Obviously, these questions are only effective when recounting an event or experience in your personal statements.

Use dialogue when possible.

Another effective way to keep readers engaged and to put them into your story is to use dialogue. Again, thinking about your favorite story, there’s a most likely rich dialogue that puts you in the middle of what’s happening. In addition to being more entertaining, dialogue also works great for breaking up long blocks of text.

It brings a sense of immediacy and action to the story. However, you should only use this in moderation as it’s easy to overdo dialogue. Do you want to strike a nice balance between description and direct dialogue?

It’s also important to keep in mind but not every personal statement will naturally accommodate dialogue. You’ll have to assess your personal statement and determine whether or not that addition is a good idea.

Stay focused.

When writing a personal statement for college, it’s easy to get off track. After all, you want to convey a lot of things to admissions officers. You want to let them know who you are, what your strengths are, what your interests are, and what your long-term goals are.

However, you have a limited word count that’s impossible to extend. That’s why it’s crucial for students to stay focused when writing their personal statements.

A woman with a laptop in front is writing on a notebook.

If you’re writing about an experience or event, make sure to stick with just one. Jumping around to different topics isn’t just confusing, it also prevents you from going into sufficient detail as the word limit would force you to only go into each experience on a superficial level.

If you have to include an additional event to complete your story, only mention it to the extent necessary. In addition, make sure it’s relevant.

Avoid cliche language.

Admissions officers have to read hundreds if not thousands of personal statements. Since your ultimate goal is to secure a spot in the incoming class, you need to do everything possible to stand out from the crowd.

Since the personal statement is one of the best opportunities you have to distinguish yourself from the crowd, you wouldn’t want to keep your essay down by using cliché language.

You should avoid generalities like the plague. Common phrases that are used by most people will likely show up in the personal statements of many applicants. Using this cliché language increases the likelihood that your application will simply blend in with the rest. In order to make yourself stand out, it’s important to use unique, well-thought-out, and unexpected language.

Awesome personal statement examples that worked!

Poop, Animals, and the Environment

“I have been pooped on many times. I mean this in the most literal sense possible. I have been pooped on by pigeons and possums, house finches and hawks, egrets, and eastern grays.

I don’t mind it, either.

For that matter, I also don’t mind being pecked at, hissed at, scratched, and bitten—and believe me, I have experienced them all.

I don’t mind having to skin dead mice, feeding the remaining red embryonic mass to baby owls. (Actually, that I do mind a little.)

I don’t mind all this because when I’m working with animals, I know that even though they probably hate me as I patch them up, their health and welfare is completely in my hands. Their chances of going back to the wild, going back to their homes, rely on my attention to their needs and behaviors.

My enduring interest in animals and habitat loss led me to intern at the Wildlife Center of Silicon Valley over the summer, and it was there that I was lucky enough to meet those opossum joeys that defecated on my shoes whenever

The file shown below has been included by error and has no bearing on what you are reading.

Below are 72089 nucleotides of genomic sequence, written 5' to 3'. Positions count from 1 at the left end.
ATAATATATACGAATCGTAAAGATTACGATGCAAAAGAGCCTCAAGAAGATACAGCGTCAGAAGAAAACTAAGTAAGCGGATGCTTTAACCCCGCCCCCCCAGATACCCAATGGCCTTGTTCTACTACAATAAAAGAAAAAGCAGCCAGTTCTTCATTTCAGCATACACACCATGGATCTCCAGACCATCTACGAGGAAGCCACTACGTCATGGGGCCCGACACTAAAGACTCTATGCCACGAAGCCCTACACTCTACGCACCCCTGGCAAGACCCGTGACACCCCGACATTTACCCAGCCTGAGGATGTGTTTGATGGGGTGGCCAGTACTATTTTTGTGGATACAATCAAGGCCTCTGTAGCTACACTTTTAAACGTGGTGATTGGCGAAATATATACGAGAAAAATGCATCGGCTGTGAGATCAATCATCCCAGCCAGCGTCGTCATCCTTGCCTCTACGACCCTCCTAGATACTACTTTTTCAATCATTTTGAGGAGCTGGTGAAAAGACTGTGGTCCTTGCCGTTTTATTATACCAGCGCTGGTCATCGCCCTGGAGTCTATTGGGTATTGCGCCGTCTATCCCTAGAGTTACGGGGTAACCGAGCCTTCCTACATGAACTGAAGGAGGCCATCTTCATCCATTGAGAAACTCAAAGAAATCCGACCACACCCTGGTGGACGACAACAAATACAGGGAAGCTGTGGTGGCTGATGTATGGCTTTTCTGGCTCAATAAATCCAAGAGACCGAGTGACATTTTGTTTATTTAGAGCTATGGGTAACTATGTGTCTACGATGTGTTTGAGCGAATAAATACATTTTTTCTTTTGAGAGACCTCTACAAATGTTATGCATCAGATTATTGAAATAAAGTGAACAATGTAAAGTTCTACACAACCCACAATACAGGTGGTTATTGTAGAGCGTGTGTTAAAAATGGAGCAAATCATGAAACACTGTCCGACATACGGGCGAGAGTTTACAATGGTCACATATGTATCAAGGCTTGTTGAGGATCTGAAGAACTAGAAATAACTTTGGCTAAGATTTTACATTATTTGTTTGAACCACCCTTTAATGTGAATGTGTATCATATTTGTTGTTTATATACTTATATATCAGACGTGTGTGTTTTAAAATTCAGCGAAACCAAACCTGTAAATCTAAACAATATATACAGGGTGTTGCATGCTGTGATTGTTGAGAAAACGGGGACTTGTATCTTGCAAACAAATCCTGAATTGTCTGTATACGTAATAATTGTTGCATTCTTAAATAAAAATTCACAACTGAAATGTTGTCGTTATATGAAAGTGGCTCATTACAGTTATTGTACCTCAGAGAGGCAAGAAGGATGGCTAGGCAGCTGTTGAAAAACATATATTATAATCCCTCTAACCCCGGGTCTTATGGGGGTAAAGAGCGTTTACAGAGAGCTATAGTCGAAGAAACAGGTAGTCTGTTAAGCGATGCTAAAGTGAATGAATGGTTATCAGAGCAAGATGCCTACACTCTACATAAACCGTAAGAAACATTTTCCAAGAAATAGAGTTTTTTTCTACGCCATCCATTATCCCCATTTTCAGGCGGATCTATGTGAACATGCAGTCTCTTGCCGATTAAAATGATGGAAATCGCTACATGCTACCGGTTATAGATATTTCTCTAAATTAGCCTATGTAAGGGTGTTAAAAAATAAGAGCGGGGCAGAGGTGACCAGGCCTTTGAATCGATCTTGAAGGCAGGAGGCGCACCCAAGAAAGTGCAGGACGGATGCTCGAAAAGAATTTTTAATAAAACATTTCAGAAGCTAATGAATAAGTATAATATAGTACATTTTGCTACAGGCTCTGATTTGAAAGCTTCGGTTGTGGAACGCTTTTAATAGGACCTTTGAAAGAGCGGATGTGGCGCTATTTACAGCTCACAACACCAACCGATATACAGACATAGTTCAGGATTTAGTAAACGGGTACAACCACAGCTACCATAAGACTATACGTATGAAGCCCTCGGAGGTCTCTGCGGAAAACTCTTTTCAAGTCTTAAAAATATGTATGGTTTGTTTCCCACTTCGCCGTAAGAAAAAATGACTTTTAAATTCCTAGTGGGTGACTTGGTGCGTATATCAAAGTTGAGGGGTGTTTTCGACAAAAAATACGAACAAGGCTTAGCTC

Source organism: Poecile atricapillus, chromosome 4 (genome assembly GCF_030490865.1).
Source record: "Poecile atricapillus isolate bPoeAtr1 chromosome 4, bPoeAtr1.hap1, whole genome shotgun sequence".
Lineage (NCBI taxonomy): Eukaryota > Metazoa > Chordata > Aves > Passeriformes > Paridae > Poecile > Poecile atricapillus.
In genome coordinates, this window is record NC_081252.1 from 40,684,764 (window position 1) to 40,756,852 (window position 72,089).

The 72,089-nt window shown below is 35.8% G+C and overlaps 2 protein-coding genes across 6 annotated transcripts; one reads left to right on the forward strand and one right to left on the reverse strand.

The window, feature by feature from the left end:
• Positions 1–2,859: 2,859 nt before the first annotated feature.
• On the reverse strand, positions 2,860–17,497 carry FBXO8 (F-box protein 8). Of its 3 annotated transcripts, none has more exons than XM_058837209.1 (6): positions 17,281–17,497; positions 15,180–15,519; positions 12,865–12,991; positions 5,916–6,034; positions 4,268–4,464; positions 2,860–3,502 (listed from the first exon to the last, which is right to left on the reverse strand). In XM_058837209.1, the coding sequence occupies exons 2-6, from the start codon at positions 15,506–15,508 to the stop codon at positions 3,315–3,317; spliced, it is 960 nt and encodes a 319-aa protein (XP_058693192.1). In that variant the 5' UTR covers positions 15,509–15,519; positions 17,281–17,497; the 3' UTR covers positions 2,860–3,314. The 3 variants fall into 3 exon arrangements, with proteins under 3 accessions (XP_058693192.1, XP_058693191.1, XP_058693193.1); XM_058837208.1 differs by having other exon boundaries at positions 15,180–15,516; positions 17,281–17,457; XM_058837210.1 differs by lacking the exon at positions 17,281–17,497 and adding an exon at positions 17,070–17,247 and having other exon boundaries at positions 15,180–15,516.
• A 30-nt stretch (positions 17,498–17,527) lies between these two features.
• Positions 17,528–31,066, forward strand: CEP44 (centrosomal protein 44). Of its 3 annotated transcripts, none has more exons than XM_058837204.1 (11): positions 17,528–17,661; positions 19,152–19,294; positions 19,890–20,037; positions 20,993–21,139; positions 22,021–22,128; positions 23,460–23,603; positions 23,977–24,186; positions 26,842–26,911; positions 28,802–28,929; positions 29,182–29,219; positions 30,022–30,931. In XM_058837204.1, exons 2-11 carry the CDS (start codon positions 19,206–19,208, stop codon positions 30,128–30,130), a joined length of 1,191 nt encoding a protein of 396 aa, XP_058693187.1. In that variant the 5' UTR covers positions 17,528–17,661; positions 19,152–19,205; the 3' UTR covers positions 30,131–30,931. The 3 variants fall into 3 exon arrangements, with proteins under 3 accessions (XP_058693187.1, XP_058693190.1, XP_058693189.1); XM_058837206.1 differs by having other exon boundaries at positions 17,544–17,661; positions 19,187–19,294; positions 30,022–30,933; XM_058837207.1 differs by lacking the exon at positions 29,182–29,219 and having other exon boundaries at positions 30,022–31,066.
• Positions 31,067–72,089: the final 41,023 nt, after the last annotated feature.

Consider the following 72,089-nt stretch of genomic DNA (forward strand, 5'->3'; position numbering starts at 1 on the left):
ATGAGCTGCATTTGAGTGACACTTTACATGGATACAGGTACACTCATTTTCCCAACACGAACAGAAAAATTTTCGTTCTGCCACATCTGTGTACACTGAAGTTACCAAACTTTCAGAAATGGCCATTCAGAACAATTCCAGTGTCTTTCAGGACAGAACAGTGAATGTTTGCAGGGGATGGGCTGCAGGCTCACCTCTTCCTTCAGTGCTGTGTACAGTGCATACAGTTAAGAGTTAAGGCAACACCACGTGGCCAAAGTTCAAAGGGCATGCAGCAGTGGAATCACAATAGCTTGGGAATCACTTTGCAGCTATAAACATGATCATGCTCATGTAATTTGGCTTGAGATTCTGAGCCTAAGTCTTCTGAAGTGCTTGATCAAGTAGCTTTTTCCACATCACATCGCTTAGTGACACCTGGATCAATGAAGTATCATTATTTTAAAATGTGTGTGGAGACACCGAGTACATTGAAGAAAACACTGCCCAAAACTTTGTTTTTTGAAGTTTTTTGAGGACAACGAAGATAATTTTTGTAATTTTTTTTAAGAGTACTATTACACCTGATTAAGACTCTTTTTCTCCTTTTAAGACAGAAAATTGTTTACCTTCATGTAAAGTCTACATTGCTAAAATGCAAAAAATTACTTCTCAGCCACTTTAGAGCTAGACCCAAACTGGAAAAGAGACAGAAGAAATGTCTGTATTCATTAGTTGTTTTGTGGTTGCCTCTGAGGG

I picked them up (forcing me to designate my favorite pair of shoes as animal hospital shoes, never to be worn elsewhere again). It was there that a juvenile squirrel decided my finger looked fit to suckle, and that many an angry pigeon tried to peck off my hands.

And yet, when the internship ended, I found myself hesitant to leave. That hesitation didn’t simply stem from my inherent love of animals. It was from the sense of responsibility that I developed while working with orphaned and injured wildlife.

After all, most of the animals are there because of us—the baby opossums and squirrels are there because we hit their mothers with our cars, raptors and coyotes end up there due to secondary rodenticide poisoning and illegal traps.

We are responsible for the damage, so I believe we are responsible for doing what we can to help. And of course, there is empathy—empathy for the animals who lost their mothers, their homes, their sight and smell, their ability to fly or swim. I couldn’t just abandon them.

I couldn’t just abandon them the same way I couldn’t let big oil companies completely devastate the Arctic, earth’s air conditioner. In the same way I couldn’t ignore the oceans, where destructive fishing practices have been wiping out ocean life.

These are not jobs that can be avoided or left half-finished. For some, the Arctic is simply too far away, and the oceans will always teem with life, while for others these problems seem too great to ever conquer.

And while I have had these same feelings many times over, I organized letter-writing campaigns, protested, and petitioned the oil companies to withdraw. I campaigned in local parks to educate people on sustaining the seas. I hold on to the hope that persistent efforts will prevent further damage.

I sometimes wonder if my preoccupation with social and environmental causes just makes me feel less guilty. Maybe I do it just to ease my own conscience, so I can tell people “At least I did something.” I hope that it’s not just that.

I hope it’s because my mother always told me to treat others as I want to be treated, even if I sometimes took this to its logical extreme, moving roadkill to the bushes along the side of the road because “Ma, if I was hit by a car I would want someone to move me off the road, too.”

The upshot is that I simply cannot walk away from injustice, however uncomfortable it is to confront it. I choose to act, taking a stand and exposing the truth in the most effective manner that I think is possible. And while I’m sure I will be dumped on many times, both literally and metaphorically, I won’t do the same to others.”

Secure a spot in the college of your dreams